WASHINGTON ( Associated Press) — The administration of President Joe Biden announced Monday that it will increase flights to Cuba and lift restrictions imposed by former President Donald Trump on remittances that immigrants can send to the island.
The State Department indicated in a statement that it will withdraw the current limit of $1,000 per quarter on family remittances and allow non-family remittances, which will provide support to independent Cuban entrepreneurs. Washington will also allow scheduled and charter flights to places other than Havana, the agency said.
The government also said it will take steps to reinstate the Cuban Family Reunification Permit Program and increase consular services and visa processing.
“With these measures, we intend to support the aspirations of freedom and greater economic opportunities of Cubans so that they can lead successful lives in their country,” added the State Department. “We continue to call on the Cuban government to immediately release political prisoners, respect the fundamental freedoms of the Cuban people and allow them to determine their own future.”
The policy change was announced following a review that began shortly after a series of widespread protests on the island last July.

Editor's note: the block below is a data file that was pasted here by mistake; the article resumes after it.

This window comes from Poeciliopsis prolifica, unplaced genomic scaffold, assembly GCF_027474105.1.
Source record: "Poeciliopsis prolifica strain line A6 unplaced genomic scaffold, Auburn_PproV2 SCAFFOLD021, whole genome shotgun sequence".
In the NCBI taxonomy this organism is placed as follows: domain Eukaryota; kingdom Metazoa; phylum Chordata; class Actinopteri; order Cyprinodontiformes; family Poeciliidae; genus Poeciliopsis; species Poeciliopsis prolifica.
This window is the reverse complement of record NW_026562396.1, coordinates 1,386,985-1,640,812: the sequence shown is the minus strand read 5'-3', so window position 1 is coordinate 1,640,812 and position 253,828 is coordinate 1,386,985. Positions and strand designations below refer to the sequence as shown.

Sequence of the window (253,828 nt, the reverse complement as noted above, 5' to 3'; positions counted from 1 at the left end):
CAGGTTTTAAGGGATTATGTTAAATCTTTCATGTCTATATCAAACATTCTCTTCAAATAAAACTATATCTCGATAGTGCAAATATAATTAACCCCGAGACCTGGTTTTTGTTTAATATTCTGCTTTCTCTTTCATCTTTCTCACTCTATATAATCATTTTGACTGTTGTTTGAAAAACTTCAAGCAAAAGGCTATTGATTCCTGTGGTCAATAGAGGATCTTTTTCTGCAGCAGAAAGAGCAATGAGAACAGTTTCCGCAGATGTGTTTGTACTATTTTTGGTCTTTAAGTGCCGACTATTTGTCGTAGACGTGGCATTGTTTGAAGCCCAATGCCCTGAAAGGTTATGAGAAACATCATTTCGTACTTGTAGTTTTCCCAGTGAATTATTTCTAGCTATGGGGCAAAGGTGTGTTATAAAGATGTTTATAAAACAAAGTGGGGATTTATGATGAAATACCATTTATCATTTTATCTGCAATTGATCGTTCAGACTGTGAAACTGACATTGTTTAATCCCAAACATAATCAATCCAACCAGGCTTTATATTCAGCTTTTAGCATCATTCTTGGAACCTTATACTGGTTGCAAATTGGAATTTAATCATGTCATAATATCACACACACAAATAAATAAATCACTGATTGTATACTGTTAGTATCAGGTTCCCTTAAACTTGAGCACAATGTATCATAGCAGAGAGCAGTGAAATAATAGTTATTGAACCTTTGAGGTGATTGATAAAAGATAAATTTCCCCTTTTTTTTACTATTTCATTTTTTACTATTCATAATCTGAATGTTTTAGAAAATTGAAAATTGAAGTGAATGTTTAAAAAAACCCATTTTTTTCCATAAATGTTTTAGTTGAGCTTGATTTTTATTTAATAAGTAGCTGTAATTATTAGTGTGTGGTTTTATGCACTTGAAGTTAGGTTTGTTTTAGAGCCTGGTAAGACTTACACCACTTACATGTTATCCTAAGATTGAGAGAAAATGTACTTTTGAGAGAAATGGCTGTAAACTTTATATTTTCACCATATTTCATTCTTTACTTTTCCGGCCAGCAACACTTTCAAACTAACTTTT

Trump had increased sanctions on Cuba, including the cancellation of permits to send remittances and sanctions against oil tankers headed for the island.
These measures and the pandemic contributed to an economic crisis in the Caribbean country, where the population suffers from shortages of basic products, blackouts and rationing.
The economic situation led thousands of people to take to the streets across the country on July 11, 2021, in what were the largest such protests in several decades. Many were frustrated with high prices and low wages, and also with the socialist government. Non-governmental organizations have reported that more than 1,400 arrests were made during the demonstrations and that 500 people were sentenced to up to 20 years in prison for vandalism or sedition.
Washington and Havana have started some talks in recent weeks, amid a sharp increase in Cubans trying to immigrate illegally to the United States.
In the first week of April, the US embassy in Havana resumed processing visas for Cubans, albeit on a limited basis, more than four years after ending consular services on the island due to the estrangement in relations.
Rodríguez reported from Havana.